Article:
When Puerto Rico’s political battles and economic dislocation grow too much, I often seek solace in the island’s mountains where, despite the struggles there, one can feel an almost corporeal lifting of stress and a stronger connection to the island’s rebel soul.
In the mountain town of Adjuntas, where some of the island’s best coffee is produced, Arturo Massol Deyá, professor of microbiology and ecology at the Universidad de Puerto Rico and executive director of Casa Pueblo, is thinking about the future of the island.
“We have a generation that is more aware of what is happening in Puerto Rico because we are confronting a crisis that is right in our face, their definition of stability is not what we had in the past,” says Massol Deyá, the cool mountain air around him filled with melodious birdsong. “What they see is what we have right now has a lot of contradictions, and they don’t see a better future nearby.”
Formed by Massol Deyá’s parents in 1980 to oppose planned strip mining in the central mountains, in the ensuing years Casa Pueblo has grown into both a model of promoting self-sufficiency — from helping to install solar panels all over Adjuntas and beyond, to managing a forest, to tending to a butterfly garden — as well as a kind of signpost of resistance to the conniving designs of the politicians in San Juan and their off-island allies.
“The actual contradiction of the colonial relationship with the U.S. was meant to collapse, and what we are witnessing is its collapse,” Massol Deyá continues. “When you add that reality to what is happening with climate change and the consequences we are going through in the Caribbean, that model that has been imposed in Puerto Rico is our greatest weakness in confronting that reality. We are all about confronting that model of dependency.”
Driving away from Adjuntas, as one’s eyes take in the sight of horses grazing placidly in fields and gurgling mountain streams wreathed by lush greenery, one is reminded that Puerto Rico is not just acquisitive, avaricious politicians, hurricane winds, and angry protests. It’s also listening to the sound of the coquí frog serenading you as you stand with a Barrilito (Puerto Rican rum) in your hand under a sky full of stars in the clear air of cordillera central. It’s wading into the warm Caribbean Sea as the sun sinks fiery in the western sky. It’s the sound of plena played spontaneously outside a bar in Santurce. It’s stopping to feast on lechón in Guavate on a lazy Sunday afternoon. Somehow, amid all the struggle, these aspects of the island stubbornly endure.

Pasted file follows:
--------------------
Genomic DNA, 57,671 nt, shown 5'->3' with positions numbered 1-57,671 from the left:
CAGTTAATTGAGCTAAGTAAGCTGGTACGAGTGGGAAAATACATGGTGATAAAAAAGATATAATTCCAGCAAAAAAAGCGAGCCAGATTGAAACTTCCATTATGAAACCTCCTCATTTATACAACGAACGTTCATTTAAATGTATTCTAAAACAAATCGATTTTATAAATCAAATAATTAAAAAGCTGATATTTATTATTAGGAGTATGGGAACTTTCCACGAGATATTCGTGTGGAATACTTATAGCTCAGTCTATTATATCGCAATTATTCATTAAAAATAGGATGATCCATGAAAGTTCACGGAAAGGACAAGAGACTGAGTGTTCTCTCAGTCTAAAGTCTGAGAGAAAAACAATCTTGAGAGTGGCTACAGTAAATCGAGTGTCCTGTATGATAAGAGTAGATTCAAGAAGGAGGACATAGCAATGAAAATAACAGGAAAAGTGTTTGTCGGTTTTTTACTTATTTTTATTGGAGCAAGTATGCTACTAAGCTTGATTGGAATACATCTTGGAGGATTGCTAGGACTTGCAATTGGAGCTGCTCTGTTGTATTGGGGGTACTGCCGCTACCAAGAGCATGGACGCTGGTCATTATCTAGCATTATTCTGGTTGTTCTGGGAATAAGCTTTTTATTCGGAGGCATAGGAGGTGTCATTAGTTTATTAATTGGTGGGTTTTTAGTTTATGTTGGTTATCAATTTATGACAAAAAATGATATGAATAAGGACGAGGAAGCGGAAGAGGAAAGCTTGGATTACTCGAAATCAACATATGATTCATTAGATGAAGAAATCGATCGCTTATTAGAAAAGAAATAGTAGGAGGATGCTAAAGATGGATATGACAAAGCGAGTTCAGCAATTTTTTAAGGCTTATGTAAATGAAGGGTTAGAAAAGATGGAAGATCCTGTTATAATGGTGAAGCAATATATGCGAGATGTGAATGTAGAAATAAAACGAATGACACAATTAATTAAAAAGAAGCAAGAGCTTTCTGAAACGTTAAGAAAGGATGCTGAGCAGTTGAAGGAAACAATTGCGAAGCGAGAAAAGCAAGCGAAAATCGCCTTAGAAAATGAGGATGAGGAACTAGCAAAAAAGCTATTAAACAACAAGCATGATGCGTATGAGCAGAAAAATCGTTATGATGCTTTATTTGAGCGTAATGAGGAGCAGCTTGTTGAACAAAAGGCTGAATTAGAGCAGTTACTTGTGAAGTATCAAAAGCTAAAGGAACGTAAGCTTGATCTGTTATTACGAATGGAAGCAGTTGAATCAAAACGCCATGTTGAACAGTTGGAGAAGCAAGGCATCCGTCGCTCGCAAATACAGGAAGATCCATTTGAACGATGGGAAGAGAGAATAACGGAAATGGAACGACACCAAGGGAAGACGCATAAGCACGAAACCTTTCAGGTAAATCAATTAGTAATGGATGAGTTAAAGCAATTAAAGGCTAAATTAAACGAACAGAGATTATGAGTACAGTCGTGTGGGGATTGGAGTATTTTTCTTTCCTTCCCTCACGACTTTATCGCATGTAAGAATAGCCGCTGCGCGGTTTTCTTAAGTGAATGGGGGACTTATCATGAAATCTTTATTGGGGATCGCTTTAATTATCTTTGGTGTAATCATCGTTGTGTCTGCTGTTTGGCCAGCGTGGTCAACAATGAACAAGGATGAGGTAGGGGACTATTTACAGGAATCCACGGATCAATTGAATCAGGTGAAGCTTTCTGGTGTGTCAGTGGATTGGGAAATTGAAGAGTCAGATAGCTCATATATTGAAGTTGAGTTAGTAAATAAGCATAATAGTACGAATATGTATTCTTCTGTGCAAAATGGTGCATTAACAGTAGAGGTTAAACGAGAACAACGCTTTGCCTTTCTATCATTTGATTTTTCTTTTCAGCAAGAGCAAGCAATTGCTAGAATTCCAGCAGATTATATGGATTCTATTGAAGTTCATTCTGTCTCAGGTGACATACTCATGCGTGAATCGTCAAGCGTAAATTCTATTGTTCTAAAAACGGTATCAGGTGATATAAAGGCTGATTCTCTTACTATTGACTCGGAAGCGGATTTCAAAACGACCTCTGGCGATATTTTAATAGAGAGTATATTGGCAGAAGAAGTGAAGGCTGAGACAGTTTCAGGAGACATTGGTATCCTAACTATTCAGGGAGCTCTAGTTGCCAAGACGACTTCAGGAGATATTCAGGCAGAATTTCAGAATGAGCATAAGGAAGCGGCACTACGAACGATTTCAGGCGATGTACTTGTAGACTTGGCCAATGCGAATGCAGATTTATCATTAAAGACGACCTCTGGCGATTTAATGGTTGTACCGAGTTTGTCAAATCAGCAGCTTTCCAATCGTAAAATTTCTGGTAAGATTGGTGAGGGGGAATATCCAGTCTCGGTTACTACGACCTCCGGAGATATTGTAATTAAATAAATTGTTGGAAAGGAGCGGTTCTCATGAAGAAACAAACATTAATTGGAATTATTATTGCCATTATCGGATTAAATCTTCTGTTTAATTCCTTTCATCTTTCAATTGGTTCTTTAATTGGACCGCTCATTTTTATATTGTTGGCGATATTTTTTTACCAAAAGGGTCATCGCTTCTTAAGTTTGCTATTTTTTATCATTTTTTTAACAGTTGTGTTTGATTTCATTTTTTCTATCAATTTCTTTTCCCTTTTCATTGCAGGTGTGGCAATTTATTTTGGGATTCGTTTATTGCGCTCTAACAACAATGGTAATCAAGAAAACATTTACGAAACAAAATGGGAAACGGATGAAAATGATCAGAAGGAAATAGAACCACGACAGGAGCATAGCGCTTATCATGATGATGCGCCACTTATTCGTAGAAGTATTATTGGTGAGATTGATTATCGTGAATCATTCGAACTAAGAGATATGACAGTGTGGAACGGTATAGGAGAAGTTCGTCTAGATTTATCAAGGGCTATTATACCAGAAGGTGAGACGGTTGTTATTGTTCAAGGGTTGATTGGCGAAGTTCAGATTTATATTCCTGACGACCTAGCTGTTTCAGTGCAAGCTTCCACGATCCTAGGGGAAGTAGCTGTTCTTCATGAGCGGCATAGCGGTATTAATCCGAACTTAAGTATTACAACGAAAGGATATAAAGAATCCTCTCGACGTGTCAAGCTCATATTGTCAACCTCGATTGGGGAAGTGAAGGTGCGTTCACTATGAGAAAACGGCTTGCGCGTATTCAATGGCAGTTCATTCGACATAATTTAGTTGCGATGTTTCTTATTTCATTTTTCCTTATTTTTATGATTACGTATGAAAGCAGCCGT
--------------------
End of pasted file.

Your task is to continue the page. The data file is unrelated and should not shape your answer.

One of the harbingers of change in Puerto Rico, elected to the Senate under the MVC’s banner, is Ana Irma Rivera Lassén, an Afro Puerto Rican attorney and member of the LGBTQ community who previously was the first Black woman to head the Colegio de Abogados de Puerto Rico (CAPR), the island’s bar association. When I was writing this article, I asked her what the future held for Puerto Rico.
“The country is going through difficult times that we did not imagine we would have to face,” Rivera Lassén told me, reflexively referring, as many do, to Puerto Rico in national terms. “We have been hit by political storms such as the PROMESA law and the imposition of the fiscal control board, as well as the austerity measures, and we have suffered storms such as Irma and Maria, earthquakes, and now COVID-19. In all these moments, we see clearly the need to have a government that works and has adequate responses to these crises, but what we have seen is how corruption envelops [everything] and fills the country with helplessness.”
“Without a doubt, the country has to solve the status problem,” Rivera Lassén continued. “We need to build an inclusive country, a country that includes all of us. All of us.”